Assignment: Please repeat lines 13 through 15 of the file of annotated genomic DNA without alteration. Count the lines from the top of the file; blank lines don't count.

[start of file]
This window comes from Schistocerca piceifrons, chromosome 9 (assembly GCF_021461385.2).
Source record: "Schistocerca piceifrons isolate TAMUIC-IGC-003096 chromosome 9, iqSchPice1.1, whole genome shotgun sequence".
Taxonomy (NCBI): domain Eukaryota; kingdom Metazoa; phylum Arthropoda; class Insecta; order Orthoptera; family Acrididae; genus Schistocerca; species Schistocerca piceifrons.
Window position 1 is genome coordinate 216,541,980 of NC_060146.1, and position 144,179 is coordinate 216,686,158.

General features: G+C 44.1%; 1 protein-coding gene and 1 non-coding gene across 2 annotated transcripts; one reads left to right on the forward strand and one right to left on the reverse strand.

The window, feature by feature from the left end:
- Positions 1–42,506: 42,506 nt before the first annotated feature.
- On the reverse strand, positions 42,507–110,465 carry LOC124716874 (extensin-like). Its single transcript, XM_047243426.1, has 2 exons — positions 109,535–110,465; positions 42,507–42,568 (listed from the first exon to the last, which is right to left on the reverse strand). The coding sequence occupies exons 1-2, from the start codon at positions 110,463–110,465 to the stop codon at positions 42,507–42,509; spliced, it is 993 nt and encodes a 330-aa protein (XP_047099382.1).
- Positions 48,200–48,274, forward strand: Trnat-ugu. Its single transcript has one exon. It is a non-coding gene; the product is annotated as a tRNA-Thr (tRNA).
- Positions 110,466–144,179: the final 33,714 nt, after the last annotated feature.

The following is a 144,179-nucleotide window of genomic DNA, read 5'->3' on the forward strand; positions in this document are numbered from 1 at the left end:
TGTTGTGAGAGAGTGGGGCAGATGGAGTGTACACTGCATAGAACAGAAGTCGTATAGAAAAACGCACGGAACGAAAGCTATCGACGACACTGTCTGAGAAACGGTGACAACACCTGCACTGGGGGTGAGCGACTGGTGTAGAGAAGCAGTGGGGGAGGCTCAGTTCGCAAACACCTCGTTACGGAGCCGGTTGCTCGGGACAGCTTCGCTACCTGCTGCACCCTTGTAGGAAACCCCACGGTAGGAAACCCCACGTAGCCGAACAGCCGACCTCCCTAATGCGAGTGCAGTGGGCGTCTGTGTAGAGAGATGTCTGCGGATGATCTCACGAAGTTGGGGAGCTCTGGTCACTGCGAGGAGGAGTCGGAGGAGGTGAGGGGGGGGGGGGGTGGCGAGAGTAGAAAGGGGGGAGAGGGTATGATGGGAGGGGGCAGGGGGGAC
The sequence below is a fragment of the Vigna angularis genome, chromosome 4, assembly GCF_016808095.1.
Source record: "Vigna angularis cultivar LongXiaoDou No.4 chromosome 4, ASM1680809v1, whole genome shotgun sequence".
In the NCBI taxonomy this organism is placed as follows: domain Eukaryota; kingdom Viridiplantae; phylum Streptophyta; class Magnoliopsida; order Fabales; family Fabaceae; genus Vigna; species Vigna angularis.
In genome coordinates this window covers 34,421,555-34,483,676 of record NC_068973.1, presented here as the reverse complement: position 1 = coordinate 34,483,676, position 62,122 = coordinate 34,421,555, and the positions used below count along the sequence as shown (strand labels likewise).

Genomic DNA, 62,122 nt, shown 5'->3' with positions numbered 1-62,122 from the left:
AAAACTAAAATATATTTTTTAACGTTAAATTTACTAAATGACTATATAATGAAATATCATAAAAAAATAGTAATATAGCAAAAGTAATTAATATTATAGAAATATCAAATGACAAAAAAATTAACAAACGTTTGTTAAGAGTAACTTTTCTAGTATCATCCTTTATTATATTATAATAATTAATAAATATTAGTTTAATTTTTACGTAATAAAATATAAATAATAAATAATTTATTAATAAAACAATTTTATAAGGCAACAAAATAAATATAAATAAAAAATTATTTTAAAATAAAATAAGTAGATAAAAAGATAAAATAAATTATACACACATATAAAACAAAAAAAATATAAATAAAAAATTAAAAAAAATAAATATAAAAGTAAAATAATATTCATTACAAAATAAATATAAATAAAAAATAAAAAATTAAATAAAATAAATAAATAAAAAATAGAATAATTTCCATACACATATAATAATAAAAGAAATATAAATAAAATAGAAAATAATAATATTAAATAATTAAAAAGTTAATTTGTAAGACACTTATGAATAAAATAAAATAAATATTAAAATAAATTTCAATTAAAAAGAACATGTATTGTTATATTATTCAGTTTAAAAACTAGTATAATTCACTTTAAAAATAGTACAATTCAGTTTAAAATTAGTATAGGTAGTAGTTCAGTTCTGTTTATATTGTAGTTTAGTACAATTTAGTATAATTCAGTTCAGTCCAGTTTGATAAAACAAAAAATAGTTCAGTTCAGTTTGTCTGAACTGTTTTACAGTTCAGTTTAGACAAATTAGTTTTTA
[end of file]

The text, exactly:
The sequence below is a fragment of the Vigna angularis genome, chromosome 4, assembly GCF_016808095.1.
Source record: "Vigna angularis cultivar LongXiaoDou No.4 chromosome 4, ASM1680809v1, whole genome shotgun sequence".
In the NCBI taxonomy this organism is placed as follows: domain Eukaryota; kingdom Viridiplantae; phylum Streptophyta; class Magnoliopsida; order Fabales; family Fabaceae; genus Vigna; species Vigna angularis.